How to Make an Impact From the Bench

It's easy to stay motivated when you're a starter, but maintaining your skill level and attitude while you're riding the bench can be a challenge for players and coaches.

Here are tips--for coaches, parents and players--on how to prepare bench players mentally and physically to stay sharp and make meaningful contributions to the team.

Challenge Facing Bench Players

Dr. Deidre Connelly, sports psychology at the College of William & May, states, "There are special challenges for athletes who are non-starters that involve finding ways to believe in themselves, stay motivated and enjoy their sport even when they are not getting the playing time they would like to have."

"There are challenges for coaches in these situations that involve helping these athletes accept their roles as players with limited or no playing time while still believing in themselves and striving to improve."

I will attempt to identify specific strategies for coaches, athletes and parents to examine relating to the issues of a 4th liner.

Coaches' Approach

  1. A coach must communicate with their 4th liner with regards to the tangible and intangible contributions they make to the team. Dr. Connelly noted "the athlete who is most productive in the bench warmer situation is the one who has a good understanding of the coach's expectations for him/her and is able to accept that role." Sometimes it may be difficult to qualify the exact contribution that the athlete makes. The coach should communicate to the 4th liner intangible ways their presence enhances the team's potential for success. Such as being a role model of hard work and determination, always having a positive attitude, a model for the other athletes on how to face adversity.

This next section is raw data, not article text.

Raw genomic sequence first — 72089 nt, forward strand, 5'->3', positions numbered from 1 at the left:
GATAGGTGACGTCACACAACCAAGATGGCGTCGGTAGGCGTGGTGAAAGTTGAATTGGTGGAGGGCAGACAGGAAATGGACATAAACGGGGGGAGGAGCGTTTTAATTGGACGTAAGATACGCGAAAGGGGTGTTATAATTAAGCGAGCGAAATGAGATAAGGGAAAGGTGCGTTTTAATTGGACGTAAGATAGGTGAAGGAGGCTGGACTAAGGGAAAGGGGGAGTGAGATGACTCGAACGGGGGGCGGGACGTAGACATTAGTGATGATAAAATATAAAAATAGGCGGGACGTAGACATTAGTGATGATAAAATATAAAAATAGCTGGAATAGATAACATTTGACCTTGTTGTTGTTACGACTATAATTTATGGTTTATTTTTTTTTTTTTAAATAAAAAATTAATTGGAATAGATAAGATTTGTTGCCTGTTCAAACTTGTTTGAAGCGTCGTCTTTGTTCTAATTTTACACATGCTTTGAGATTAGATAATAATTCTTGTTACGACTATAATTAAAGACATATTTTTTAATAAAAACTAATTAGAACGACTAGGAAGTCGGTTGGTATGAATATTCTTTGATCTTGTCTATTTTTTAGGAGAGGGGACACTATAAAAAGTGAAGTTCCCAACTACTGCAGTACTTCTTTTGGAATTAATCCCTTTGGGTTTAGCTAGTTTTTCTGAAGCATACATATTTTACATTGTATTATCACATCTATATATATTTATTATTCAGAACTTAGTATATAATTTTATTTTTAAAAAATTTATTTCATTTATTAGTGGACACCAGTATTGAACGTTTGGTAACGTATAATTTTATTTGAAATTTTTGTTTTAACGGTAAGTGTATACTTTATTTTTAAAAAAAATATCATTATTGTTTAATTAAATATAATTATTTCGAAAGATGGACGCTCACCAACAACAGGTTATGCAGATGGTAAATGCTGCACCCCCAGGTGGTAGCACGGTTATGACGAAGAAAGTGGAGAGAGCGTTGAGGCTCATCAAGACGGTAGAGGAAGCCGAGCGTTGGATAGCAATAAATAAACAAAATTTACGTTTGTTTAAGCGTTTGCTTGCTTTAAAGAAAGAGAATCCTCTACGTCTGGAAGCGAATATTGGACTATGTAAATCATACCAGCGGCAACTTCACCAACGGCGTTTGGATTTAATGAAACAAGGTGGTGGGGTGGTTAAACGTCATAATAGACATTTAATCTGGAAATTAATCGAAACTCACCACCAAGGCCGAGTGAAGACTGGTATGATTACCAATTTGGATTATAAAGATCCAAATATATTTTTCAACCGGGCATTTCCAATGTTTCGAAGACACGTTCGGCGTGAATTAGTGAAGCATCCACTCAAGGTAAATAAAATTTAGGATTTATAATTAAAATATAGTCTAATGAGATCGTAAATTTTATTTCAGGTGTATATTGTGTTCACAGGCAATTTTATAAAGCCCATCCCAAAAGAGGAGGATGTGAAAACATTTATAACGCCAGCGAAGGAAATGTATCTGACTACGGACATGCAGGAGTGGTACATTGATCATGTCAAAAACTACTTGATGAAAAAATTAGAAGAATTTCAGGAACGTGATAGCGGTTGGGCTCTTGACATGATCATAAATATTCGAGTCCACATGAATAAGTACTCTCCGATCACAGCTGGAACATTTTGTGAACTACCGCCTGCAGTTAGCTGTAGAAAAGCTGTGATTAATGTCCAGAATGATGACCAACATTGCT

2. The coach must talk openly and honestly to the 4th-liner regarding playing time. These conversations are extremely difficult to have with your athlete, especially the 4th-liner, but not talking about the situation leads to many negative feelings and misunderstandings. The coach must meet the issue of playing time and roles with the team head-on so that all players understand their roles, know their responsibilities and accept their role.
  3. Utilize long-range goals to help motivate. It is crucial to the individual that is not getting a lot of playing time that they need to continue to work on improving their skills to be ready when they are called upon to play regular due to injuries, sickness, discipline problems, etc. Most athletes cannot think that far ahead, the present is important to them. Therefore, the coach must help them look long-term, present a vision to them and help them to be patient. The coach may need to reinforce their dedication and persistence frequently while at the same time helping them realize their value to the program. Each athlete should strive to improve their overall ability. Roles can change as players change.
  4. The value of participation. Emphasize the many worthwhile aspects of participation that are not tied into playing time, scoring goals or killing penalties.

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